Sports Betting experts have recently indicated that as many as 12-to-15 more U.S. states could potentially legalize sports betting in 2019, and up-to eight more could have fully-fledged and operating sports books ready to take wagers before the start of the 2019 NFL season next September.
So far, The Commonwealth of Pennsylvania, Nevada, New Jersey, Mississippi, West Virginia, Delaware, Rhode Island and New Mexico have taken up legal sports betting, debunking sports betting as a political football and turning the pastime into a reality for a delighted sports mad and dedicated gaming public in each of those states.
Following the U.S Supreme Court’s decision in May 2018 to hand sports betting back to the states for debate, discussion and eventual possible legalization, some states sped toward legalization at breakneck speed determined to turn previous black-market sports betting dollars into consolidated revenue for state coffers to fund public services, health and education programs and state infrastructure building projects.
Since the slow winds of change of legislative and industry developments blowing across the nation in 2018 turned into a hurricane of legalization activity to close out the year, we’re expecting that the pace in 2019 will increase exponentially.
With success stories such as the State of New Jersey smashing through the $1 billion mark in legal sports wagers recently, the sports betting legalization push has had many, many more good days than bad. Consequently, in addition to pending sports wagering legalization bills in traditionally strong states such as Ohio and New York, we’ve even seen legislative sports-betting bills tabled for discussion in Tennessee and Virginia, unbelievably, as both of those states do not even have legal casinos.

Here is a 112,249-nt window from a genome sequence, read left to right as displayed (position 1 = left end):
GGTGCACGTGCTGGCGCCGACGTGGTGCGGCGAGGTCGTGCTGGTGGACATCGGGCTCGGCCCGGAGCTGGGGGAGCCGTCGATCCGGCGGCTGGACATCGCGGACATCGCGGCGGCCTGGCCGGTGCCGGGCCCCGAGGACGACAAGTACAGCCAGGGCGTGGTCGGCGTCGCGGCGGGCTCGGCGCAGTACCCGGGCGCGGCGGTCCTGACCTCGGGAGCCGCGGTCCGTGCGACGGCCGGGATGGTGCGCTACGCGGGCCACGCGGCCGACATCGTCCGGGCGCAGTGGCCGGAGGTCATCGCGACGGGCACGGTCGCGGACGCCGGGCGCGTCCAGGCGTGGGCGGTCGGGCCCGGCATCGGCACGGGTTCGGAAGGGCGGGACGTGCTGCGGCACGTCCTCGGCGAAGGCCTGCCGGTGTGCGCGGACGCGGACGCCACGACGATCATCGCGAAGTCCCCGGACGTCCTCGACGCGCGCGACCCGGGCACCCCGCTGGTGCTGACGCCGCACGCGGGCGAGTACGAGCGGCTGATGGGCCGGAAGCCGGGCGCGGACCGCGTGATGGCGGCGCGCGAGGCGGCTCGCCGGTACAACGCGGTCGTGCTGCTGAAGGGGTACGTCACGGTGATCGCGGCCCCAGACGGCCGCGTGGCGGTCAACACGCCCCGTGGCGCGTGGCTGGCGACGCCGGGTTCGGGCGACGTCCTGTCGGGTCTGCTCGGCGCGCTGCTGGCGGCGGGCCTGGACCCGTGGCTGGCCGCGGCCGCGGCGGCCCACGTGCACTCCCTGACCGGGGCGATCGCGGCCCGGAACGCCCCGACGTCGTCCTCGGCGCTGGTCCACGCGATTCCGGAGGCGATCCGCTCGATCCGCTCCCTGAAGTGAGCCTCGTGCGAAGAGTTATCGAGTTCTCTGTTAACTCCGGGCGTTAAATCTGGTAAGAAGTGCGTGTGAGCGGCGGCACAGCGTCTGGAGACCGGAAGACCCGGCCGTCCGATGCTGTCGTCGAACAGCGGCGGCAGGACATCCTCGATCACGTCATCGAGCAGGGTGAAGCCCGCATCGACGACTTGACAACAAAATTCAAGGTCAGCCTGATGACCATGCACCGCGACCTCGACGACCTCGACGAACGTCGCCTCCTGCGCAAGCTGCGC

With the beginning of the 2019 legislative sessions just a-matter-of days-away following the completion of the Holiday Season in January 2019, we analyze the most likely of states to pass legal sports betting legislation in 2019, with Iowa and Kansas not far behind these frontrunners:
- Washington D.C. – The District of Columbia is well-known progressive region that could use the District’s lottery body to run legal sports betting and perhaps share revenue with states with similarly small markets like Rhode Island and Delaware.
- Michigan – Michigan state Representative Brandt Iden has said he expects a bill introduced in 2017 to allow mobile and sports gaming to pass soon, and he hopes it will be signed by the Governor in early 2019.
- New York – Once the integrity fee issue (the percentage that the state will pay back to the professional leagues) is settled, New York will be in the sports betting club.
- Kentucky – Another case of not if, but when, the Bluegrass State will decide on whether the state’s Horse Racing or Lottery officials will administer sports wagering.
- Ohio – With already legal Pennsylvania to is direct north, Ohio must compete for the gambling dollar and the state’s newly-elected Governor will make it so.
- Louisiana – Another State where it is required to compete with an already legal neighbor (Mississippi) or lose out big on state revenue.
- Illinois – Political will and negotiation has shifted many ‘nays’ into the ‘yeas’ column. Watch for legislation introduced in Jan-Feb 2019.
- Missouri – Another State that simply needs to answer the integrity-fee question.
- Virginia & Tennessee – Interesting as neither have casinos. They could leap-frog straight into online sports betting models.
- Indiana – With strong college sports, Indiana’s legislators first need to decide on whether to include NCAA sports or not in their legislation.
- Connecticut – Connecticut have strong Tribal communities to appease, much as in already legal New Mexico.
- Massachusetts – Political in-fighting may be put to bed with neighboring Rhode Island recently opening their second sportsbook.